[0046] As should be apparent to those skilled in the art, the first light source 22 is provided with a reflector 28 that directs the light primarily forward of the aircraft. The third light source 26 also includes a reflector 30. However, the reflector 30 for the third light source 26 directs the emitted light primarily to the side of the aircraft. As also shown in this view, the lens 20 connects to the airfoil surface 12 via several fasteners 32.

[0047] Fig. 3 is a perspective illustration of the conventional navigational lighting group 16 depicted in Fig. 2. The shape of the lens 20 is more clearly illustrated in this view as are the first, second, and third light sources 22, 24, 26.

[0048] Fig. 4 is a perspective, sectional view of a first embodiment of a navigational lighting array 34 according to the present invention. As in the prior art example, the illustrated navigational lighting array 34 is incorporated into the leading edge 36 of the wing 38, which defines an airfoil surface 40.

[0049] The navigational lighting array 34 includes a navigational lighting group 42 and a light bar 44. The navigational lighting group 42 is housed within or behind a lighting group lens 46. Similarly, the light bar 44 is housed within or behind a light bar lens 48. The lenses 46, 48 may be made from any suitable material that permits light transmission therethrough. It is contemplated that the lenses 46, 48 may be made from a polymeric material, such as polycarbonate or acrylic. Separately, the lenses 46, 48 may be made from a glass material. The exact material used for the lenses 46, 48 is not critical to operation of the present invention and, therefore, is not considered to be limiting of the present invention.

[0050] In the embodiment illustrated in Fig. 4, the navigational lighting group 42 includes a first light source 50, a second light source 52, and a third light source 54. The first light source 50 and second light source 52 are right of way lights, which may be red or green depending upon the side of the aircraft where the navigational lighting group is positioned.

[0051] In the illustrated embodiment, the first light source 50 is contemplated to be an incandescent bulb. When activated, the first light source 50 is contemplated to provide a pulsating light. As should be apparent, the first light source 50 need not derive its illumination from an incandescent bulb. One or more light emitting diodes ("LEDs"), organic light emitting diodes ("OLEDs"), or other sources may be used. As should be apparent, any suitable light source may be employed without departing from the scope of the present invention.

[0052] The second light source 52 is positioned adjacent to the first light source 50. The second light source 52 also is contemplated to be powered by an incandescent light bulb. When activated, it is contemplated that the second light source 52 will provide a constant (i.e., non-pulsating) illumination. As with the first light source 50, the second light source 52 may generate its illumination from an incandescent light bulb. It is contemplated that any suitable, alternative light source may be employed for the first and second light sources 50, 52 without departing from the scope of the present invention.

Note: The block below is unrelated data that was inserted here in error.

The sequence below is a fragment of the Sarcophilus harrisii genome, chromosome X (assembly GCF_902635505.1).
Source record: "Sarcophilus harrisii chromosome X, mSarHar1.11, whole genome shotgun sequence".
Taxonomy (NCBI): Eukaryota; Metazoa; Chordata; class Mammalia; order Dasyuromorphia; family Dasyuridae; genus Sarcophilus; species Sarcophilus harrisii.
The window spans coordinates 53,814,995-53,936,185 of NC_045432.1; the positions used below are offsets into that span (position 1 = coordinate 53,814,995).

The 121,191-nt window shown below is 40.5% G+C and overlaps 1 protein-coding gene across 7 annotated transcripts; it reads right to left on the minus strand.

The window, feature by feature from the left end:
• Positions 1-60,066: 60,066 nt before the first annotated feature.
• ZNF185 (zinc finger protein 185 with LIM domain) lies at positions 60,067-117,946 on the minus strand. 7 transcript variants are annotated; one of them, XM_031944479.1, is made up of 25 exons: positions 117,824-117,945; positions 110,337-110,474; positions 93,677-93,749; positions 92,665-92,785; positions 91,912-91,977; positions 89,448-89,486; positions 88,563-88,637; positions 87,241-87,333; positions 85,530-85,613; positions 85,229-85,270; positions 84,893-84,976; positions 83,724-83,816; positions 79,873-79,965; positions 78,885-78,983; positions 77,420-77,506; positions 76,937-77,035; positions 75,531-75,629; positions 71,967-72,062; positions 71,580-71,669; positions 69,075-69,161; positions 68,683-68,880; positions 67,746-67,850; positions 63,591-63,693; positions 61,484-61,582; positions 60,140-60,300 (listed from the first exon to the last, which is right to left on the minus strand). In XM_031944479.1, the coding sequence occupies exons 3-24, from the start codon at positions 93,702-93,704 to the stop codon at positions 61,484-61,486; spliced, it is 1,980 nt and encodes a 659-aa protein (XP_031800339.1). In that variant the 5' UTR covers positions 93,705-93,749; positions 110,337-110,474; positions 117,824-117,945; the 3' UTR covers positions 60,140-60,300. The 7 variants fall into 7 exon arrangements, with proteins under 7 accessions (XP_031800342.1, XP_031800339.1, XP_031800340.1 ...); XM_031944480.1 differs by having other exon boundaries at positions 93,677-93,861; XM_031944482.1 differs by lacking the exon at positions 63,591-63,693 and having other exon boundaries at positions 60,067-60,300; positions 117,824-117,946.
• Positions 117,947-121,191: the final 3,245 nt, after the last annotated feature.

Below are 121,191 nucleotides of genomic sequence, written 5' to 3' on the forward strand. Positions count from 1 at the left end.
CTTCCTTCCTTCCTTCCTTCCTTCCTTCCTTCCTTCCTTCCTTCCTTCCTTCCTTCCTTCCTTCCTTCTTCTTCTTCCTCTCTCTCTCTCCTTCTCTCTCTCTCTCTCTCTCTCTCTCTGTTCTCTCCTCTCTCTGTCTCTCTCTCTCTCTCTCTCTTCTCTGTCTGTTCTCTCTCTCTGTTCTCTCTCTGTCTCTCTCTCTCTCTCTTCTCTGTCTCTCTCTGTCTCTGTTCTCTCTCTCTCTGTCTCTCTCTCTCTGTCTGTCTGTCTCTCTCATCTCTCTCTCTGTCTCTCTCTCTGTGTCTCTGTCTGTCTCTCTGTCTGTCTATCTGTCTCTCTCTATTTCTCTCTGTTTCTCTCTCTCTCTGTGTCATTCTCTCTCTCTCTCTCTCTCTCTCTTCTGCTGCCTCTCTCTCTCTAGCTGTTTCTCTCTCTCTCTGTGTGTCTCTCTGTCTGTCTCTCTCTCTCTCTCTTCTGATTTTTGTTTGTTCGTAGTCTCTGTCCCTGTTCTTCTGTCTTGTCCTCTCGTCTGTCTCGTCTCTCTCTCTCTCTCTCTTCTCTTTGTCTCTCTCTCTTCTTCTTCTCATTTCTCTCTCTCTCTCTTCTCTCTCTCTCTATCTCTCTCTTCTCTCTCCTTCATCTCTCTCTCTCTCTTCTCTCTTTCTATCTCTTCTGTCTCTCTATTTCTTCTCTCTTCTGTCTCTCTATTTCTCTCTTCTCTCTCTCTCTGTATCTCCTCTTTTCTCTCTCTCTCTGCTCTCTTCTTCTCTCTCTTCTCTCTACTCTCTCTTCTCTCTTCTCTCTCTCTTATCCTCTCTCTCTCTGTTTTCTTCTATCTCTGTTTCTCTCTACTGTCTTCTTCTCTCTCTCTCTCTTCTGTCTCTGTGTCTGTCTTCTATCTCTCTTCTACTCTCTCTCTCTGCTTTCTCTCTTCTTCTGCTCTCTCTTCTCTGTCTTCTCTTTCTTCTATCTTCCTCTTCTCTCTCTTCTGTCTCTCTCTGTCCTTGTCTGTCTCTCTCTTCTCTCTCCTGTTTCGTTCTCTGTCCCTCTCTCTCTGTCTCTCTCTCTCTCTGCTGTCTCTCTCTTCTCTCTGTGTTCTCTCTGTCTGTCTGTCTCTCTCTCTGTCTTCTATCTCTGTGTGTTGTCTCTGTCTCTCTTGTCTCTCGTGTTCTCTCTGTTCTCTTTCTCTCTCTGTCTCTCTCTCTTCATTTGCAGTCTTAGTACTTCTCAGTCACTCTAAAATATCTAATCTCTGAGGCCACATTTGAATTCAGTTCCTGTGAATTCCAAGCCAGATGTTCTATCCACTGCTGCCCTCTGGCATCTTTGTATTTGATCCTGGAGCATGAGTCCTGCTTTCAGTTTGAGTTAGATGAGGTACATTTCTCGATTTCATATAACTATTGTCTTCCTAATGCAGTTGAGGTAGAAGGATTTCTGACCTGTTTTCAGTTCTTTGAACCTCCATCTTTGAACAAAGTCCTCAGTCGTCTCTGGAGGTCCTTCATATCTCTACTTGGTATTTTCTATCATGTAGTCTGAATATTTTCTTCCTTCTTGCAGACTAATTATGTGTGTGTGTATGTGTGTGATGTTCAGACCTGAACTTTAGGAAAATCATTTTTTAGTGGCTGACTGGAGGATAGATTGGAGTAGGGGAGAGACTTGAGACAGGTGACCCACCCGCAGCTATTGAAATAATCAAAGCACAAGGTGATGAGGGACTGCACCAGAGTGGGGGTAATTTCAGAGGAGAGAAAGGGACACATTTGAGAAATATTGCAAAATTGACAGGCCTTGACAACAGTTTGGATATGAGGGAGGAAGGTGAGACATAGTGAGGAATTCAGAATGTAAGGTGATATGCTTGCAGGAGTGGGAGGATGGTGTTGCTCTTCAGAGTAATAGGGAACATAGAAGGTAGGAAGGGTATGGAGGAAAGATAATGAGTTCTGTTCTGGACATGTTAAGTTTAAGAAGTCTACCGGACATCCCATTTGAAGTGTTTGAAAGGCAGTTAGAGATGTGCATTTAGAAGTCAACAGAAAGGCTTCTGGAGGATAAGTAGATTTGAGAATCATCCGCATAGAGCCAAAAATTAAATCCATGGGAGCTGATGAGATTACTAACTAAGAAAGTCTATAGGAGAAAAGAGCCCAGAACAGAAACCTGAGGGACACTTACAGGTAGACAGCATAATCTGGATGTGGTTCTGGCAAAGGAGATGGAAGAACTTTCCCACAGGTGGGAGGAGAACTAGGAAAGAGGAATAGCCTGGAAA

[0053] The third light source 54 is contemplated to be a strobe light. As in the prior art, it is contemplated that light will be generated from a xenon flash tube. Of course, the light may be generated from any other suitable source without departing from the scope of the present invention.

[0054] With respect to the navigational lighting group 42, it is noted that the number, placement, and composition of the light sources 50, 52, 54 is not intended to be limiting of the present invention. For example, the light sources 50, 52, 54 may be placed in any order and in any suitable configuration. Moreover, there may be a larger or a fewer number of light sources 50, 52, 54, as required by law. As should be apparent to those skilled in the art, avionics law determines the number, placement, and configuration of the navigational lights that are required for a particular aircraft.

[0055] As also illustrated in Fig. 4, a number of wires 56 provide power and/or various electrical signals to the navigational lighting group 42. In addition, in the illustrated embodiment, the navigational lighting group 42 includes a controller 58, which is contemplated to control the operation of the first, second, and third light sources 50, 52, 54. In this embodiment, the controller 58 is provided behind the lighting group lens 46, because this is a convenient location for access to the controller 58, should maintenance and/or replacement be necessary. As should be apparent, however, the controller 58 need not be enclosed behind the lighting group lens 46. The controller 58 may be positioned elsewhere without departing from the scope of the present invention.

[0056] The navigational lighting array 34 also includes a light strip 60, which is positioned beneath the light strip lens 48. The light strip 60 is contemplated to be a light pipe that receives inputted light from a light generator 62.